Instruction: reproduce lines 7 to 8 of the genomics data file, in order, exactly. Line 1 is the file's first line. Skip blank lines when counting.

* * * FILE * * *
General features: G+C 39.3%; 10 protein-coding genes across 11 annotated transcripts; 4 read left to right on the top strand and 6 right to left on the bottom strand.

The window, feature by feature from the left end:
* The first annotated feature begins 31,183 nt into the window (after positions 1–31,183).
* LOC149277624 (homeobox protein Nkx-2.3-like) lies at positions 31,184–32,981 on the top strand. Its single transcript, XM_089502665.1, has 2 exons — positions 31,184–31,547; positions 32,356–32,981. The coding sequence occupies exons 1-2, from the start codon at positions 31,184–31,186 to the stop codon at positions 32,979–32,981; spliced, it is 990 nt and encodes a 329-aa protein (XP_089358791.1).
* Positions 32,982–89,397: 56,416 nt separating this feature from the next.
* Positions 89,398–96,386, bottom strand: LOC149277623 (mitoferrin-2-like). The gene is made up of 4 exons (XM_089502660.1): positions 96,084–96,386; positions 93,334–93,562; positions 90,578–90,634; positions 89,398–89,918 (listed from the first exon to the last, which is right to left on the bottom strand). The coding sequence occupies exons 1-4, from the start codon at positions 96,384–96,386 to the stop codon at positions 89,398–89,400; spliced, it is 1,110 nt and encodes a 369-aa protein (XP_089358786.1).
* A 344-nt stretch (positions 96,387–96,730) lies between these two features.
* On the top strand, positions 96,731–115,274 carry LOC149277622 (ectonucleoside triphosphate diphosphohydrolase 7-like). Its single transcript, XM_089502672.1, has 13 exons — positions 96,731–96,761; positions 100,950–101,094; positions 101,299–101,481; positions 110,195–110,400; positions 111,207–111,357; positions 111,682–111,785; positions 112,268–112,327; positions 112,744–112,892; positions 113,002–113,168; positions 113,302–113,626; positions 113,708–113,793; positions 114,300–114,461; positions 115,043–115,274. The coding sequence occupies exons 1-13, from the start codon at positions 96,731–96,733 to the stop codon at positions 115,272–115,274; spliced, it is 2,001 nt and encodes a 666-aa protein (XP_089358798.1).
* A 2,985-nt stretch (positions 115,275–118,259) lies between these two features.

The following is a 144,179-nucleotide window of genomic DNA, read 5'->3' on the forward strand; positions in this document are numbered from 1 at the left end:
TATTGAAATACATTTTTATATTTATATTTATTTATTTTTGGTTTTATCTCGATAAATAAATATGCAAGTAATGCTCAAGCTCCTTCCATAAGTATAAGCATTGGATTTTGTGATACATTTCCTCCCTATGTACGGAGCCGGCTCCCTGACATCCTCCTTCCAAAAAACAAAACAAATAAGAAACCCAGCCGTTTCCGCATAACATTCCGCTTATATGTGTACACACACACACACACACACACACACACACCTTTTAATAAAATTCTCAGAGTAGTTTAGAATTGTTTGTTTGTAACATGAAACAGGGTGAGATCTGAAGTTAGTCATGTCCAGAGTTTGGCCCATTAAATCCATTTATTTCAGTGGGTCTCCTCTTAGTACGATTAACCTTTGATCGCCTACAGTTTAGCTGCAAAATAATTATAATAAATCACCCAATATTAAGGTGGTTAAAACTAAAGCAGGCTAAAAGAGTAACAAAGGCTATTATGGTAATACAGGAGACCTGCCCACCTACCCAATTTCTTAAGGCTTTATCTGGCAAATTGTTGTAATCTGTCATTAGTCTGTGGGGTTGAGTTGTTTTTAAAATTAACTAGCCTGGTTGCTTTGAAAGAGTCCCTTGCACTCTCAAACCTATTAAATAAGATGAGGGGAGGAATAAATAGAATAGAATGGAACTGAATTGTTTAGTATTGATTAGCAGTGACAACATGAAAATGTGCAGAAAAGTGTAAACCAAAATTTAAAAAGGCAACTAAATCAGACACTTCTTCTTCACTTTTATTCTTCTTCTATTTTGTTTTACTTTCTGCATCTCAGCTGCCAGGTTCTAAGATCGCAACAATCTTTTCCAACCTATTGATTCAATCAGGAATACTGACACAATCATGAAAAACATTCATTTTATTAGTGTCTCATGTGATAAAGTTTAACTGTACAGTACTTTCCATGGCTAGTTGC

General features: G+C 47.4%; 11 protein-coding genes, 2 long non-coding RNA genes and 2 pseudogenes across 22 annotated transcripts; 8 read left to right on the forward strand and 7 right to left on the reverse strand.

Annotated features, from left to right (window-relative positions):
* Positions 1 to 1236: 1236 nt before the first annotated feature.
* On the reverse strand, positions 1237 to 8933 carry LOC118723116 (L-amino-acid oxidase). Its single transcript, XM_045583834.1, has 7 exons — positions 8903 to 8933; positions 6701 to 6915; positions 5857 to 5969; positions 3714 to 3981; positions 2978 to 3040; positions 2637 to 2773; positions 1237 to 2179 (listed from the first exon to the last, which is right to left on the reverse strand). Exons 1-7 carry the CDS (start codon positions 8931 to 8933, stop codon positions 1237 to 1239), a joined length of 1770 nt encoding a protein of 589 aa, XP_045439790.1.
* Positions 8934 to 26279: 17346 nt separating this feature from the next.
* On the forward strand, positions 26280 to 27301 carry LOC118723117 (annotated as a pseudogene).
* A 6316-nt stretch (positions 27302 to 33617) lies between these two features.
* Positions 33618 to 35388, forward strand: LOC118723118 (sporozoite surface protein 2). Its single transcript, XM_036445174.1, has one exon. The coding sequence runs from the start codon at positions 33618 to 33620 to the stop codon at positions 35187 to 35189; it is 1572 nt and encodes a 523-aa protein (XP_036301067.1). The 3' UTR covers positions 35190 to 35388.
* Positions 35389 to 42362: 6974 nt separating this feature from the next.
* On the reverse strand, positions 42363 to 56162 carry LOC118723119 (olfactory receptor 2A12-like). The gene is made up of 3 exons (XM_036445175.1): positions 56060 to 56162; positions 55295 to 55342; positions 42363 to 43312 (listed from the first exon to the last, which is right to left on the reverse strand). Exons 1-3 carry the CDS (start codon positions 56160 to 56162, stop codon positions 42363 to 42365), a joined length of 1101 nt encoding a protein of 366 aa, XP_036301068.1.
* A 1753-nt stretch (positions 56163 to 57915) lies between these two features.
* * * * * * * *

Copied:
* A 344-nt stretch (positions 96,387–96,730) lies between these two features.
* On the top strand, positions 96,731–115,274 carry LOC149277622 (ectonucleoside triphosphate diphosphohydrolase 7-like). Its single transcript, XM_089502672.1, has 13 exons — positions 96,731–96,761; positions 100,950–101,094; positions 101,299–101,481; positions 110,195–110,400; positions 111,207–111,357; positions 111,682–111,785; positions 112,268–112,327; positions 112,744–112,892; positions 113,002–113,168; positions 113,302–113,626; positions 113,708–113,793; positions 114,300–114,461; positions 115,043–115,274. The coding sequence occupies exons 1-13, from the start codon at positions 96,731–96,733 to the stop codon at positions 115,272–115,274; spliced, it is 2,001 nt and encodes a 666-aa protein (XP_089358798.1).